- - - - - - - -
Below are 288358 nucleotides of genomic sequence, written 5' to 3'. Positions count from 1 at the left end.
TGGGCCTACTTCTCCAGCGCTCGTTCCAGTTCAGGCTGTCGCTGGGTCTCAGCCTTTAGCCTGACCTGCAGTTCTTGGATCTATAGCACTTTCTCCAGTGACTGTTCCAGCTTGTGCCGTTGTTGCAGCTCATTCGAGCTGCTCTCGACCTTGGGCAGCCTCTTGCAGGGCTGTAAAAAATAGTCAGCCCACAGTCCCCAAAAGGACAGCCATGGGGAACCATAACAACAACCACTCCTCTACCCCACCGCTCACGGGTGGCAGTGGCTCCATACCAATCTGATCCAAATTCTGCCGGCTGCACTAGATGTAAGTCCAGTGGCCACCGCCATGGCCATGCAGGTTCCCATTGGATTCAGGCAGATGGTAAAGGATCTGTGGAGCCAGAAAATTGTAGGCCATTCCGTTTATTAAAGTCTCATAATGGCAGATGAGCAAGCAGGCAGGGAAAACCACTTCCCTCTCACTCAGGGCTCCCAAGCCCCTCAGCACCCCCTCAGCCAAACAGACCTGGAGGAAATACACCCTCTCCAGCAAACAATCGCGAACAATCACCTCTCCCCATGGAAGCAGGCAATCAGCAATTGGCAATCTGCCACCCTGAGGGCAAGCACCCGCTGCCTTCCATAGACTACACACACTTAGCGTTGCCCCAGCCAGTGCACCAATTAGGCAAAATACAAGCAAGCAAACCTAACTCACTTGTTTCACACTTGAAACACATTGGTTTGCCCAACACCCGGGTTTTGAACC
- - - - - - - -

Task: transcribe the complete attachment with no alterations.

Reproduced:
Below are 288358 nucleotides of genomic sequence, written 5' to 3'. Positions count from 1 at the left end.
TGGGCCTACTTCTCCAGCGCTCGTTCCAGTTCAGGCTGTCGCTGGGTCTCAGCCTTTAGCCTGACCTGCAGTTCTTGGATCTATAGCACTTTCTCCAGTGACTGTTCCAGCTTGTGCCGTTGTTGCAGCTCATTCGAGCTGCTCTCGACCTTGGGCAGCCTCTTGCAGGGCTGTAAAAAATAGTCAGCCCACAGTCCCCAAAAGGACAGCCATGGGGAACCATAACAACAACCACTCCTCTACCCCACCGCTCACGGGTGGCAGTGGCTCCATACCAATCTGATCCAAATTCTGCCGGCTGCACTAGATGTAAGTCCAGTGGCCACCGCCATGGCCATGCAGGTTCCCATTGGATTCAGGCAGATGGTAAAGGATCTGTGGAGCCAGAAAATTGTAGGCCATTCCGTTTATTAAAGTCTCATAATGGCAGATGAGCAAGCAGGCAGGGAAAACCACTTCCCTCTCACTCAGGGCTCCCAAGCCCCTCAGCACCCCCTCAGCCAAACAGACCTGGAGGAAATACACCCTCTCCAGCAAACAATCGCGAACAATCACCTCTCCCCATGGAAGCAGGCAATCAGCAATTGGCAATCTGCCACCCTGAGGGCAAGCACCCGCTGCCTTCCATAGACTACACACACTTAGCGTTGCCCCAGCCAGTGCACCAATTAGGCAAAATACAAGCAAGCAAACCTAACTCACTTGTTTCACACTTGAAACACATTGGTTTGCCCAACACCCGGGTTTTGAACC